Tag Archives: North Georgia Houses

Traylor House, Circa 1832, Long Cane

This is one of the oldest surviving houses in the Long Cane community, which was settled around the time of the 1827 land lottery. I believe it was built by George Hamilton Traylor and was subsequently the home of his son, John Thomas Traylor.

The dominant architectural style of the house is Federal, but as 1832 is relatively late in the Federal period, the transition to the Greek Revival is evident. It is beautifully proportioned example, anchored by a large tetrastyle portico.

Thanks to Kaye Minchew for her assistance in helping me locate the house via the Troup County Archives.

 

Long Cane Historic District, National Register of Historic Places

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Eclectic Victorian House, West Point

This house, though decidedly Victorian in appearance, appears to be of earlier [probably antebellum] construction; hence my identification as an Eclectic Victorian. It’s possible that it was a Plantation Plain that was expanded later; it features nine-over-nine windows and the entryway has a transom and sidelights. I hope to learn more about it and will update it when I do. It’s an impressive house.

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Miller-Price House, Circa 1875, West Point

This transitional Greek Revival-Victorian cottage was built for Alva C. Miller. It was purchased and restored by Miss Gladys Ozley in 1935.

 

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Cobb-Ingram House, 1919, West Point

Neel Reid, one of Georgia’s most important 20th century architects, designed this home for local Coca-Cola bottler and distributor George Cobb in 1919. It has been owned by the Ingram family since 1974.

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Lanier-Parr House, 1910, West Point

This home was built by Will Lanier, son of Elijah Frank Lanier and president of the Bank of West Point. His wife, Charlie Belle Collins Lanier, was a first cousin of Philip Trammell Shutze, one of Georgia’s most notable 20th century architects. The Lanier family were among the earliest investors in the local textile industry and had interests in banks and other businesses.

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Sunny Gables, 1926, LaGrange

The prolific Georgia architect P. Thornton Marye designed this Tudor Revival for Mary and Julia Nix. The Nix sisters were among the benefactors who helped save LaGrange College from financial ruin in the years following World War I. It has served as the School of Nursing and presently, the Alumni House.

Broad Street Historic District, National Register of Historic Places

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Hood-Copeland House, 1907, LaGrange

This Neoclassical Revival house was built by local contractor E. D. Roberts for Mr. & Mrs. E. Glover Hood. Mrs. Hood was the granddaughter of Phillip Hunter Greene, who built The Oaks, next door. Dr. & Mrs. Robert Copeland purchased in 1969 and Mrs. Copeland was very active in preservation efforts throughout the community.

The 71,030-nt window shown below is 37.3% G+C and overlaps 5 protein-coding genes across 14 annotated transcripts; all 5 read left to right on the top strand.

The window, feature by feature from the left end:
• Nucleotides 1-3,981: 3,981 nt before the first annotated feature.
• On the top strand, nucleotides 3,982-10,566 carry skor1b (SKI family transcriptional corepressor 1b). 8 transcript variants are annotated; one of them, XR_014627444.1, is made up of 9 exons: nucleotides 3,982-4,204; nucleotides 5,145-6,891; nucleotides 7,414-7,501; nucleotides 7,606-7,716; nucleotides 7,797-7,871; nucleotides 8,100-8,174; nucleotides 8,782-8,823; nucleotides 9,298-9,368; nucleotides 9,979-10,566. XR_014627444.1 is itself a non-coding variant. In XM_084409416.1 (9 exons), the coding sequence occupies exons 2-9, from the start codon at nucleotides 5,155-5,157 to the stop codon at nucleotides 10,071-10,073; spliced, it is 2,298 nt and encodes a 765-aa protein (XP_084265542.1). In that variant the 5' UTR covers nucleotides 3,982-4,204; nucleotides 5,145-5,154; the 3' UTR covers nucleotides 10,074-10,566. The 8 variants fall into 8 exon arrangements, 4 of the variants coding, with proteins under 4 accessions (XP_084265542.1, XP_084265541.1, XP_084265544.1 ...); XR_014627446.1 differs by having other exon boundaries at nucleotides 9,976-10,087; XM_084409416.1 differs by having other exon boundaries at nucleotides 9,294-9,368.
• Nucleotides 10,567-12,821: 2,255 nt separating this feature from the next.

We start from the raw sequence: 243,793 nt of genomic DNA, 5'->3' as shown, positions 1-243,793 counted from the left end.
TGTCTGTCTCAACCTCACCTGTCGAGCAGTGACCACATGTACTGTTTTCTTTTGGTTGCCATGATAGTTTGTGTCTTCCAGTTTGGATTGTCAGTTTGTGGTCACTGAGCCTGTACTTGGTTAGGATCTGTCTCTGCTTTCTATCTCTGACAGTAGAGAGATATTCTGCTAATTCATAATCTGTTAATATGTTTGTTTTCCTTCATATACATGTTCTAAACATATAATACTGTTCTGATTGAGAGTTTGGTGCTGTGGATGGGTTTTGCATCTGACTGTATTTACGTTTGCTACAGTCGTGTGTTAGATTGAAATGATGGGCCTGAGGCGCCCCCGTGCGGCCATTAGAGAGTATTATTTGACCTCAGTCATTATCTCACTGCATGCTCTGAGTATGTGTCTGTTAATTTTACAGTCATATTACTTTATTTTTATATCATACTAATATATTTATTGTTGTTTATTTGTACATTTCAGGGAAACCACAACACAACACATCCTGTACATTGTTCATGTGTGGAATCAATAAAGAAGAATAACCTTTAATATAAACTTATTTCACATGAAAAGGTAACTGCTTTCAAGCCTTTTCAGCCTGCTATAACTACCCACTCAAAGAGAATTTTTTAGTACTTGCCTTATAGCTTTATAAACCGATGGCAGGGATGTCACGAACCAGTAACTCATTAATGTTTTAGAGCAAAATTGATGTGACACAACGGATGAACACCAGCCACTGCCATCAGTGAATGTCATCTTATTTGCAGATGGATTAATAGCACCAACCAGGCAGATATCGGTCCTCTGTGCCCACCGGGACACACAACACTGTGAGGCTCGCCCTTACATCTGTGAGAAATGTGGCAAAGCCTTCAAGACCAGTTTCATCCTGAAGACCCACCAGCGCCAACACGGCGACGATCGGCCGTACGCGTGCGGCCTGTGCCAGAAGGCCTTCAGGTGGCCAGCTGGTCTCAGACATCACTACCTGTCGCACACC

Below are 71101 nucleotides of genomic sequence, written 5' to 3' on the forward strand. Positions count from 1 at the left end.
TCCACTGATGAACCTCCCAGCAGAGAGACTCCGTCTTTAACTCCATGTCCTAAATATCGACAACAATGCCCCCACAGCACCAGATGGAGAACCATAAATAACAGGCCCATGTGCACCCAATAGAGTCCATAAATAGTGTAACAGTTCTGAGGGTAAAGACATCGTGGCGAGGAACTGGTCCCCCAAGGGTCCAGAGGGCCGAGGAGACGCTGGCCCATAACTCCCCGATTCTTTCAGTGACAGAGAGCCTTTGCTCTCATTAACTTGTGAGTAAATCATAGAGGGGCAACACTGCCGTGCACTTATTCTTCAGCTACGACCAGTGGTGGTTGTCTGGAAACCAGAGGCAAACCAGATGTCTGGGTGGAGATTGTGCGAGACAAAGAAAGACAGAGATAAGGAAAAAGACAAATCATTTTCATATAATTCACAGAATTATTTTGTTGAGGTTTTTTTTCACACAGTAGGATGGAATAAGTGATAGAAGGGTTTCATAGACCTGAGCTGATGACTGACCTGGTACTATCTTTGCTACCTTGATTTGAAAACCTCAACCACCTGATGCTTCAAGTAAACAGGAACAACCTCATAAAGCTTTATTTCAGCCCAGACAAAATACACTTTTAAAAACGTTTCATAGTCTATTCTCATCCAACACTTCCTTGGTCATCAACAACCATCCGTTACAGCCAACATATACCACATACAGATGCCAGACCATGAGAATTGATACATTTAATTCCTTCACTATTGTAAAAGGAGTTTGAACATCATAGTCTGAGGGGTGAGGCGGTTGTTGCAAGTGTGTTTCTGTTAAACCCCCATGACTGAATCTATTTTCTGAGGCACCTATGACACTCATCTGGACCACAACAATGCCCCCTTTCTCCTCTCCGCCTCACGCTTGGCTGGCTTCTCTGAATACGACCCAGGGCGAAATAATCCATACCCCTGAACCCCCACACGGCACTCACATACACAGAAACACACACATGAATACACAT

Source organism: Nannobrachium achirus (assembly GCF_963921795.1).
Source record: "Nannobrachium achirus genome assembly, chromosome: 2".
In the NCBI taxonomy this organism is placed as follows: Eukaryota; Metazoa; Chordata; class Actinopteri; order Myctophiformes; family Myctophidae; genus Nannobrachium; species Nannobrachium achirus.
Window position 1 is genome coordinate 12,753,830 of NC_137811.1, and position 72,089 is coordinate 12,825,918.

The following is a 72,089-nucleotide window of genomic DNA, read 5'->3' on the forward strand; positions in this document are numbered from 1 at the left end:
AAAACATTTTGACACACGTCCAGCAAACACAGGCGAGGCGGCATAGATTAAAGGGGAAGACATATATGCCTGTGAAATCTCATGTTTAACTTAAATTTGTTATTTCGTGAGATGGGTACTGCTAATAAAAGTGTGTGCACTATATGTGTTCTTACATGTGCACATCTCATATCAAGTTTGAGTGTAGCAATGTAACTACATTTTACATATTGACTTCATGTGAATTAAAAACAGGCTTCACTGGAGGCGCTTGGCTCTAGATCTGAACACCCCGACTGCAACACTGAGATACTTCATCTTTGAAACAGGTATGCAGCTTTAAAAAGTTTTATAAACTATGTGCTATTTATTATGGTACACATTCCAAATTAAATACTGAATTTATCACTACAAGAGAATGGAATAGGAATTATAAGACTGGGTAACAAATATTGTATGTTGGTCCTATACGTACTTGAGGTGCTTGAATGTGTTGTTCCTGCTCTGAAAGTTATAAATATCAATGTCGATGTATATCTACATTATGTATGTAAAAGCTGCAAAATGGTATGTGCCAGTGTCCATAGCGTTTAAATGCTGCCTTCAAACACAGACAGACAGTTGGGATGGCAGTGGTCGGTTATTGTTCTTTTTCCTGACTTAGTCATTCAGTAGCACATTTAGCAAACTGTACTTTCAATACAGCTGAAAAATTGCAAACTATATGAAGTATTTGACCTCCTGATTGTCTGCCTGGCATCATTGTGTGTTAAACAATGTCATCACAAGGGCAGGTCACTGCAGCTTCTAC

Vernon Road Historic District, National Register of Historic Places

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The Oaks, 1843, LaGrange

Phillip Hunter Greene took three years to select the timbers for this house, which an 1883 LaGrange Reporter article declared “…the best built framed house in LaGrange…”. Greene was a successful inventor of improvements in sawmills, plows, and fencing. Grover Cleaveland purchased the home for his sister Etta Dodd in 1914. It was the boyhood home of Lamar Dodd, perhaps Georgia’s most accomplished artist of the 20th century.

Vernon Road Historic District, National Register of Historic Places

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Hutchinson-Parham House, 1940, LaGrange

This imposing landmark of the Mediterranean Revival style was built for Robert and Florence Hutchinson in 1940*. It is notable in that it was built by one Georgia’s first woman architects, Ellamae Ellis League (1899-1991) of Macon. Ms. League was the first Fellow of the American Institute of Architects in Georgia and one of only eight in the nation at the time of her death. She designed high schools, hospitals, gymnasiums, and other public facilities, as well as numerous residential commissions. She oversaw the renovation and restoration of the Grand Opera House in Macon.  Her daughter and a grandson also became architects.

Of Ms. League, Bamby Ray writes: League became an architect by necessity. In 1922, divorced at age twenty-three with two small children, she entered a profession for which she had no training. Her husband of five years had left her with no financial resources, and she needed to find employment. Six generations of her family, including an uncle in Atlanta, [Charles Ellis Choate, one of Georgia’s most prolific architects in his lifetime] had been architects. She joined a Macon firm as an apprentice and remained there for the next six years, as she managed both office and child-rearing duties. During that time League also took correspondence courses from the Beaux Arts Institute of Design in New York City.

*- Travels through Troup County: A Guide to its Architecture and History dates the house to 1916, but I believe this to have been an oversight.

 

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Lewis-Cary House, Circa 1850, LaGrange

This classic Italianate cottage was built for Nicholas Lewis. During the Civil War, it was occupied by refugees from various Southern states. A prominent local physician, Dr. Henry Hamilton Cary, purchased the home in 1869.

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